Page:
- 1 tbsp coarse sea salt See Notes 4 and 5
- 1 long red chilli optional
To Sterilise the Jars:
- Sterilise the jar or jars you'll be using to store the daikon.Choose glass jars with an airtight, metal lid and ensure they have been washed by hand in hot soapy water then rinsed well. Check that the metal lids do not have rubber inserts. Preheat the oven to 130 Degrees C (270 F) and place the jars in the oven for 15-20 minutes.
For the Daikon:
- Peel the daikon, and thinly slice.
- Combine the water, sugar, vinegar, salt and chilli in a non-reactive saucepan.
- Over a medium heat, stir to dissolve the sugar. Increase the heat, and bring the mixture to a boil. Boil for 3 minutes.
- Turn off the heat, and add the daikon.Let the mixture sit for 5 minutes.
- Using tongs, place the daikon pieces into your prepare jar, and pour over the brine.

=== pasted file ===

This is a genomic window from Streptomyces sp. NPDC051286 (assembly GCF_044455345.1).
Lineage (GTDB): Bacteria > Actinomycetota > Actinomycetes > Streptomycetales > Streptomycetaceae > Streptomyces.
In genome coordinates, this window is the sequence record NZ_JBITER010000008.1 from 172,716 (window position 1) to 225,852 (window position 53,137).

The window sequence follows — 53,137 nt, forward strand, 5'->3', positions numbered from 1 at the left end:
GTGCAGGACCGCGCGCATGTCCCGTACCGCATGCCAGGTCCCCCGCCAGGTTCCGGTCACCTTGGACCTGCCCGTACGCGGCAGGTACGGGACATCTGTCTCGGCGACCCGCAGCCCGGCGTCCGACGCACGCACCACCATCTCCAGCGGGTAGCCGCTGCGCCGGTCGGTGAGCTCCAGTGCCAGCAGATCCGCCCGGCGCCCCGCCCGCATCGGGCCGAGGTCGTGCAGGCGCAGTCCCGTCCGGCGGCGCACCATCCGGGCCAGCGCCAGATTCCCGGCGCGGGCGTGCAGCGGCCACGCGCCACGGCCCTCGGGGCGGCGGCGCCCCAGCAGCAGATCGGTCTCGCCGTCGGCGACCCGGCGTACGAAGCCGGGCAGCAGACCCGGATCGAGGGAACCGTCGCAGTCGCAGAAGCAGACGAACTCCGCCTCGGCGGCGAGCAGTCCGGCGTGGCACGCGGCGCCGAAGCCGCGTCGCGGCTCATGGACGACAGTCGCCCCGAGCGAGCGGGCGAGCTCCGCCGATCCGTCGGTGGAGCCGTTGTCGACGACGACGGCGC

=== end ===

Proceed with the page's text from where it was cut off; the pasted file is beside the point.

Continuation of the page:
- Allow to cool on your kitchen bench for 30 minutes, and then refrigerate.
- Daikon can be found in Asian grocery stores and through some fruit and vegetable specialists/markets.
- I have used rice wine vinegar in this recipe, however, you can also use apple cider vinegar or white vinegar.
- It is essential to use filtered/un-chlorinated water when pickling or preserving. (You don’t want the bad taste of the water to affect the final product!)
- Ensure you use cooking salt or sea salt, as regular table salt may contain caking agents and is much stronger.
- The Australian tablespoon is 20ml or 4 teaspoons. In most other countries the tablespoon is 15ml or 3 teaspoons.
- Please note, the nutritional information is based on the entire jar, and you will not be consuming the brine.